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Happy man making money using his laptop
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Happy man making money using his laptop

Let’s be positive. Forget the credit crunch and the age of austerity – we’re going to help you make some money. Don’t worry if you’re no Alan Sugar; thanks to the internet and your PC, all you need is a good idea. 

If you don’t even have one of those, you can transform your spare time into cash – legally. This isn’t a guide to selling old vinyl on eBay or flogging knackered paperbacks on Amazon. We’ve done our homework, trawled the web and put together a list of new, exciting and innovative ways in which technology can help you make money. We’ll explore topics such as human intelligence tasks – jobs that computers and software can’t do, but are essential to the functioning of an electronic business. 

All you need do is sign up for a service, set aside a few hours and do the jobs you’re assigned. It might not be glamorous work, but if you have a PC and some time to spare, it’s a great way of earning some extra cash. If you’re feeling brave, we’ll also explore how to start your own electronic business in a thoroughly modern way. 

Back in the pre-wired age, the banks held all the cards. If you wanted to start a business, you had to convince your bank manager that your great idea was profitable. Today you can forget the big four. If you have an ambition to launch an amazing venture, all you need to do is convince a community of lenders. If they’re happy with your plan, the cash will turn up. The equation works the other way, too. If you have some savings and fancy being a venture capitalist, read on. 

Before we get stuck into making our fortunes, a word of warning: keep your wits about you. The web is groaning with scams and scammers. We’ll look at a few classic examples, but it pays to be aware of potential cons and fraud. The internet is a great place to make cash – just remember the old adage: if it sounds too good to be true, it probably is. You’re putting your livelihood on the line starting a new business. Either hit these schemes prepared to lose, or take a small risk.

Peer-to-peer lending, or social banking, uses the principle of crowdsourcing. Let’s say you want to borrow a couple of grand to start an online T-shirt business. Sign up to Zopa and you can get a loan at a very attractive rate of interest, plus a flat fee.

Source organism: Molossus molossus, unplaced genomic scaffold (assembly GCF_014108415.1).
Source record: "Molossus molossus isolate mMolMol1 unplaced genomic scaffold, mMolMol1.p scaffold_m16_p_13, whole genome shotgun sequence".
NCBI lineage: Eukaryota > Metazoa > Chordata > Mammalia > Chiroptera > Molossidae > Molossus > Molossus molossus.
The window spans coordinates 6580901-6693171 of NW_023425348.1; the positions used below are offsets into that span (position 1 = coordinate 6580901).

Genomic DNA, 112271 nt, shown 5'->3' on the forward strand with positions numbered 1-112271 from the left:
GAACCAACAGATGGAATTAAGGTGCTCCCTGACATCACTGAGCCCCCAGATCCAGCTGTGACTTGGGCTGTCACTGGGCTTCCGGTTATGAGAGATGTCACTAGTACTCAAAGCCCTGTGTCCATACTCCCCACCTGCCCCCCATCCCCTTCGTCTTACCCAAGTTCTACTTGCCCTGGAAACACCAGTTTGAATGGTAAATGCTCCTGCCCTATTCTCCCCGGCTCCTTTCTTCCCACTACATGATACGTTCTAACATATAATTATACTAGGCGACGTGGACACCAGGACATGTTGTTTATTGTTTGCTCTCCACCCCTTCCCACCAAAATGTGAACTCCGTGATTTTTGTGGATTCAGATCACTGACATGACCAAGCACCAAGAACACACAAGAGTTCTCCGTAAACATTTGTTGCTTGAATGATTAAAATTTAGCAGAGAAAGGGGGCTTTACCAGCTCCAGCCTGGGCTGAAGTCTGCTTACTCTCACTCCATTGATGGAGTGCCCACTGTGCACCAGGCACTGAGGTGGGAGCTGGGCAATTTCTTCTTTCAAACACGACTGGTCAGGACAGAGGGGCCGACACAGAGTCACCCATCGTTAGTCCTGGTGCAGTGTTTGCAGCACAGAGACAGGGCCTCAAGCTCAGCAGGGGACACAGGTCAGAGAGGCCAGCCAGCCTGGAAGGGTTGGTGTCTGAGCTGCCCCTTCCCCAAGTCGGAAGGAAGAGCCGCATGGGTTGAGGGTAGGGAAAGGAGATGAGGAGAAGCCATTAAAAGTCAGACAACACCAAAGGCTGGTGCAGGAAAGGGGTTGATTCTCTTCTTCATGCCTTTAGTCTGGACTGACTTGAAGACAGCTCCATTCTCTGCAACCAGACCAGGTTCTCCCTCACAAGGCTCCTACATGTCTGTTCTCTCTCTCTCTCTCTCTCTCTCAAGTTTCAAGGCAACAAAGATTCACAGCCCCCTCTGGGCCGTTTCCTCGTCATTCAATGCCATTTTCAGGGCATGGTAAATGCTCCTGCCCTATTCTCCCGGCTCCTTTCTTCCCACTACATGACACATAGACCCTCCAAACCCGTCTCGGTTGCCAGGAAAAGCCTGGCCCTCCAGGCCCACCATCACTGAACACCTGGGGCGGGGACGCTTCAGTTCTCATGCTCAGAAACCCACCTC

The money comes from a network of lenders, not a bank, and it pays to be a lender, too. At Zopa, for example, the average generate projected return is between 2.0% – 5.3%, which is actually a lot better than most short-term savings accounts. 

What if a borrower can’t pay back the money? So far, Zopa has done pretty well on that front, achieving a net default rate of 2.5 percent and Zopa Plus 3.5 percent in 2020. But your investment doesn’t go to one person – it’s seeded throughout the community. If one person defaults, it’ll have little impact on your return as a lender. 

Zopa is the frontrunner in this area, but other sites offer a similar service. You may get a better return from Funding Circle, for example. The main difference for borrowers is that there’s no flat fee. Instead, a portion of the loan is paid to the service. Funding Circle prefers business customers, while Zopa is open to anyone who has a good credit rating. 

You can get a better return if you’re willing to take a higher risk. That’s how it works at FundingKnight. Borrowers post loan requests and you can choose who you want to lend money to. You put in a bid for that loan, setting your own interest rate. The return on investments averages at 10.8 percent, but although all borrowers are screened, it’s somewhat riskier than lending to the crowd. If a borrower defaults, a debt collector may be called in to pursue your investment.

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dharmendra.howtolearnseo@gmail.com

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